Exploring The Underside Of NYC

First published by Jacki Lyden at NPR

undercity-stve-duncan-8Urban explorer Steve Duncan goes underground, examining the hidden infrastructure of major cities all over the world: their tunnels, subways and sewers. Late in 2010, NPR’s Jacki Lyden joined Duncan and a group of subterranean adventurers in New York.

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Steve Duncan lives dangerously. The urban explorer goes underground, examining the hidden infrastructure of major cities all over the world — their tunnels, subways, sewers.

In New York City, his favorite underground adventure, he could drown when the tide comes in or succumb to toxic gases in the sewers. He could be hit by a train or step on the third rail. And if he gets caught, he would be so under arrest.

So why does he do it? If you could have followed Alice down that rabbit hole, or Jules Verne to the center of the Earth, or gone to see the mandrake god in Pan’s Labyrinth, wouldn’t you do it? It’s seductive. It’s mysterious. It’s what lies beneath.

Duncan, 32, is a graduate of Columbia University working on his doctorate in urban history at the University of California. He looks like a human sparkler, with a shock of white-blond hair.

Call him what you will — including crazy. But while you sleep, he’s plunged far below the city surface — headlamp on, an urban mole, exploring the nether regions of New York.

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Steve Duncan / Photos courtesy of Steve Duncan

‘The Big Thing Here Is Not To Get Killed’

Employees filling vending machines in Buell Hall didn’t give us a second glance as we headed downstairs to the basement. Steam tunnels below the university were made famous in the 1968 student sit-in. Duncan jimmied a locked door with a knife, and we wormed through darkness and beside pipes into a coffin-sized passageway next to heating ducts and the boiler. Oh, to be warm and dry — if dusty.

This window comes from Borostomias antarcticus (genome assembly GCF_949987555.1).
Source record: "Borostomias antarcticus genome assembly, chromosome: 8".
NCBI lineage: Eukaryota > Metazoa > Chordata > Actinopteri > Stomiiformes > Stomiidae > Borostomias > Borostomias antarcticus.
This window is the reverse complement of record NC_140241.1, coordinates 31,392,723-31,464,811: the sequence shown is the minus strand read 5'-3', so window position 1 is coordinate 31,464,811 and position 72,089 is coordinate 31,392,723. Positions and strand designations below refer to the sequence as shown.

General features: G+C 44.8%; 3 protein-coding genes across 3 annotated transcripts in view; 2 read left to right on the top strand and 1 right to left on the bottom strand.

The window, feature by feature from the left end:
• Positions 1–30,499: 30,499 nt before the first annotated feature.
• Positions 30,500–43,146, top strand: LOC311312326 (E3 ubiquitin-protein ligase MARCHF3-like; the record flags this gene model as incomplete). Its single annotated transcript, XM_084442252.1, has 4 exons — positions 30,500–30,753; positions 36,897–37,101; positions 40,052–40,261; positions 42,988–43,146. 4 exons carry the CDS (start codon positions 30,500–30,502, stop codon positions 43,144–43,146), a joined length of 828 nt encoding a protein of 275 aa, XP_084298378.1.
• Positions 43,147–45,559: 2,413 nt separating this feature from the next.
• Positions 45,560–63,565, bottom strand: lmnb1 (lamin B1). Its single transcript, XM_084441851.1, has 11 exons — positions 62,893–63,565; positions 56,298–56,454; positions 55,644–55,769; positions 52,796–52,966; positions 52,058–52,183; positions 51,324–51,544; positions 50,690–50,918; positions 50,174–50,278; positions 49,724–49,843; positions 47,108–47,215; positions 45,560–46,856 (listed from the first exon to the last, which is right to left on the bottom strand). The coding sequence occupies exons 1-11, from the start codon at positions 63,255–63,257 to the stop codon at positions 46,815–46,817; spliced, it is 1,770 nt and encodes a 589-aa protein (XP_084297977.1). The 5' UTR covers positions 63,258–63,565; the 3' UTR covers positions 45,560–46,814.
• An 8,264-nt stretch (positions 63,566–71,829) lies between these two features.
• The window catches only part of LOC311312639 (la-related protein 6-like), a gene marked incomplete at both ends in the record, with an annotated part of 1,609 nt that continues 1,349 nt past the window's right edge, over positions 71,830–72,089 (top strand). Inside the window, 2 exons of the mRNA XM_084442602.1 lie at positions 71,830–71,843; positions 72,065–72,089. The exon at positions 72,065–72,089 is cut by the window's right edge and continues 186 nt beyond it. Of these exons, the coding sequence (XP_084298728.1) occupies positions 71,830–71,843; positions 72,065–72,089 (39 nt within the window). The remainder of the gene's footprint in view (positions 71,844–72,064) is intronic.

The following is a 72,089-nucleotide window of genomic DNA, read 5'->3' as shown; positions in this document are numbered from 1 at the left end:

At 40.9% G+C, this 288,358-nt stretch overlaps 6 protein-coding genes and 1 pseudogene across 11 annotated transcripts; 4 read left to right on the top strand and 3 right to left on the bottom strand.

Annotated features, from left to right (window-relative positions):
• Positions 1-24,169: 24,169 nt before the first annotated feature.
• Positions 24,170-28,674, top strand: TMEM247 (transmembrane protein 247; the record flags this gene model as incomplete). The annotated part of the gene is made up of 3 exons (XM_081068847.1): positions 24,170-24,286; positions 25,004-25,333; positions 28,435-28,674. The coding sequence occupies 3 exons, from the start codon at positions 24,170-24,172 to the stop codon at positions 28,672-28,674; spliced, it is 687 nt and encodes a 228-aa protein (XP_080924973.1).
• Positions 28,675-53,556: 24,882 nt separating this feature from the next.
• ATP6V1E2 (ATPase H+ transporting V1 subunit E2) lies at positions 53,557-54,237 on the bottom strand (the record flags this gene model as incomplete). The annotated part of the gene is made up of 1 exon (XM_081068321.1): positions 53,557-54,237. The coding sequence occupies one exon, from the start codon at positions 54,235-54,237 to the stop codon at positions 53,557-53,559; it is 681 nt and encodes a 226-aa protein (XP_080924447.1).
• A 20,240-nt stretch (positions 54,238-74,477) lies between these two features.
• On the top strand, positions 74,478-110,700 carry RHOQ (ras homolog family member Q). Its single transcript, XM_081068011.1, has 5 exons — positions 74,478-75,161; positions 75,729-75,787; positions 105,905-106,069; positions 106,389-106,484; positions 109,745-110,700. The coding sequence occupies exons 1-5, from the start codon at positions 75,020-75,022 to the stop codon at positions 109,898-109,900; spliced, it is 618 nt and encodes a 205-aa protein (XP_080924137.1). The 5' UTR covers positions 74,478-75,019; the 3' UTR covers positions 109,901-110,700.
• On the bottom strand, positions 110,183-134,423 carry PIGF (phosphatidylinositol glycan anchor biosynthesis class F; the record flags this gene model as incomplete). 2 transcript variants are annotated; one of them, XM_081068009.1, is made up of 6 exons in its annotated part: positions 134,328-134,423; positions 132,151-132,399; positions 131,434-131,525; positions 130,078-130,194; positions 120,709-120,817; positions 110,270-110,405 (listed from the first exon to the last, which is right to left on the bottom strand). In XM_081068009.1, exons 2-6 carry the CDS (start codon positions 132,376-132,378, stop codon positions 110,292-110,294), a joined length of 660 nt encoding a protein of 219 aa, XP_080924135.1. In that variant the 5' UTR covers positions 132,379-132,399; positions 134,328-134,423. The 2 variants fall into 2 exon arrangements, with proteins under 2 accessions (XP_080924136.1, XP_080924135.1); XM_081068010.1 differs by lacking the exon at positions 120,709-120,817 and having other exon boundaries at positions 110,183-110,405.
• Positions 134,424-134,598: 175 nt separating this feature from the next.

Each explorer seemed to sleep like a stone. Breakfast was bourbon and cough drops at 4 p.m. — for strength. Then, we climbed back up and emerged into the philosophy department — during the faculty Christmas party. Backpacks and hiking boots didn’t quite fit the dress code, so we retreated back into the night, reluctantly.

The second night out was beginning, and after a brief stop at the New York Athletic Association on swanky 59th Street — an underground river runs beneath the building — we ended up somewhere off Delancey Street, contemplating visiting abandoned subway stations. By now, it was after 1 a.m.

Unfortunately, the subways I saw were nowhere near as abandoned as I’d expected. There were no express trains, but we had to avoid service trains and other, unscheduled locals. Duncan gave this inspiring speech:

“The big thing here is not to get killed. So don’t touch the third rail. If a train’s coming, get out of the way. That might mean — in the worst situation I can imagine — that might mean standing in between two third rails and two pillars with trains coming on either side of you. You will get seen, but you won’t get killed.”

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Read the article by Jacki Lyden at NPR

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